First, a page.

World Bulletin/News Desk
Ukraine said on Monday it needed $35 billion in foreign assistance over the next two years and appealed for urgent aid following the overthrow of its president.
The Finance Ministry said it had called for a donor's conference and needed the first aid in the next week or two.
Acting President Oleksander Turchinov, appointed after Viktor Yanukovich was stripped of his powers by parliament on Saturday, said on Sunday Ukraine was near default and the economy was falling into an abyss.
"Over the past two days, we have had consultations and meetings with the EU and U.S. ambassadors and other countries and financial institutions on the urgent delivery of macro-financial assistance for Ukraine," Acting Finance Minister Yuri Kolobov said in a statement.
He said the international donor conference should involve representatives of the European Union, the United States and the International Monetary Fund.
Ukraine faces state debt payments of around $6 billion in the remainder of this year.
In an address to the nation, Turchinov on Sunday spelled out the enormity of the task facing Ukraine's new leadership, and identified stabilising the economy as a priority.
"Against the background of global economic recovery, the Ukrainian economy is heading into the abyss and is in a pre-default state," he said.
"The task of the new government is to stop the country's slide into the abyss, to stabilize the exchange rate, guarantee the timely payment of salaries, pensions and stipends, and to regain the confidence of investors, promote the development of enterprises and the creation of new jobs."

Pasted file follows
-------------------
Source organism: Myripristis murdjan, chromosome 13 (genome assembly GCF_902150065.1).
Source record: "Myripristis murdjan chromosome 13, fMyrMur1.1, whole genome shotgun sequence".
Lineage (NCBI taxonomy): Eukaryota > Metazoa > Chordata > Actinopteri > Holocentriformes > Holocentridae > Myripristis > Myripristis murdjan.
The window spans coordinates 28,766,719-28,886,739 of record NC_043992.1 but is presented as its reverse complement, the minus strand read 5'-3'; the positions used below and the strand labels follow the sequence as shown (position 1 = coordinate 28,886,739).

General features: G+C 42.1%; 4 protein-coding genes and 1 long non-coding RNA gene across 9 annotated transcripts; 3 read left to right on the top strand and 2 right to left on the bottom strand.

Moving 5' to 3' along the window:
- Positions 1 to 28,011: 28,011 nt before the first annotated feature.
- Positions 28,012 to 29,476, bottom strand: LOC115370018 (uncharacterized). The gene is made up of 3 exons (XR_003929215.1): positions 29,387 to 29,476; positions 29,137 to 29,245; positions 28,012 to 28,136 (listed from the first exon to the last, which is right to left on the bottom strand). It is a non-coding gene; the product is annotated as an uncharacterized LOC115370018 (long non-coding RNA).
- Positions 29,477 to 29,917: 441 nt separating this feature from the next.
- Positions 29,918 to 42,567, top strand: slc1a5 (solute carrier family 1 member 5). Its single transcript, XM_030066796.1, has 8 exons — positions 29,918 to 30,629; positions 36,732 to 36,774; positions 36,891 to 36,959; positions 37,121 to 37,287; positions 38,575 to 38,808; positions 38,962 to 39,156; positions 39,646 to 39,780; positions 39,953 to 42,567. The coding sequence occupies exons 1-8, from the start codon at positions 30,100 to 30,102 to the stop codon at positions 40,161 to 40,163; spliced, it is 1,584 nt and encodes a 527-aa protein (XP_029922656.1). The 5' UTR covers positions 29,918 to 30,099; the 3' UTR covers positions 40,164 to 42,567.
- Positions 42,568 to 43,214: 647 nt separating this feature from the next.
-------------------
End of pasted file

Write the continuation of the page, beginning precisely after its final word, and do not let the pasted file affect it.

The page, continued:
The Ukrainian currency, the hyrvnia, fell about 2.4 percent against the U.S. dollar in early trading on Monday.
Russian gas price
Meanwhile, Ukraine hopes the price it pays for Russian gas will not change, Acting Energy Minister Eduard Stavytsky said on Monday, following the overthrow of Viktor Yanukovich as president.
"We hope that the price (of Russian gas) will be stable," Stavytsky told Reuters by telephone.
Russia agreed in December to reduce the gas price for Kiev to $268.50 per 1,000 cubic metres, a cut of about one third from around $400 which Ukraine had paid since 2009. The reduction was part of a wider financial deal Moscow signed with Kiev after Ukraine spurned an EU trade deal.
Two Gazprom sources told Reuters the company had no immediate plans of returning to the previous gas price for Kiev, which is seeking around $35 billion in foreign assistance over the next two years.
"But this is not Gazprom to decide," one of the sources said.
A Gazprom official declined to comment on the issue of price but said gas transit to Europe, which is getting around a quarter of its gas needs from Russia, is being pumped "in full volumes".
The last dispute over gas pricing between Russia and Ukraine caused shortages in Europe over the winter of 2009.
Russian President Vladimir Putin has so far been silent on events in Ukraine, keeping the question of the gas price - and the wider deal to offer $15 billion in Russian aid to Ukraine - open.
Ukraine consumes about 55 billion cubic meters of gas each year, and more than half of this amount is imported from Russia. Gazprom exported 161.5 billion cubic metres of gas to Europe last year.
Last Mod: 24 Şubat 2014, 12:17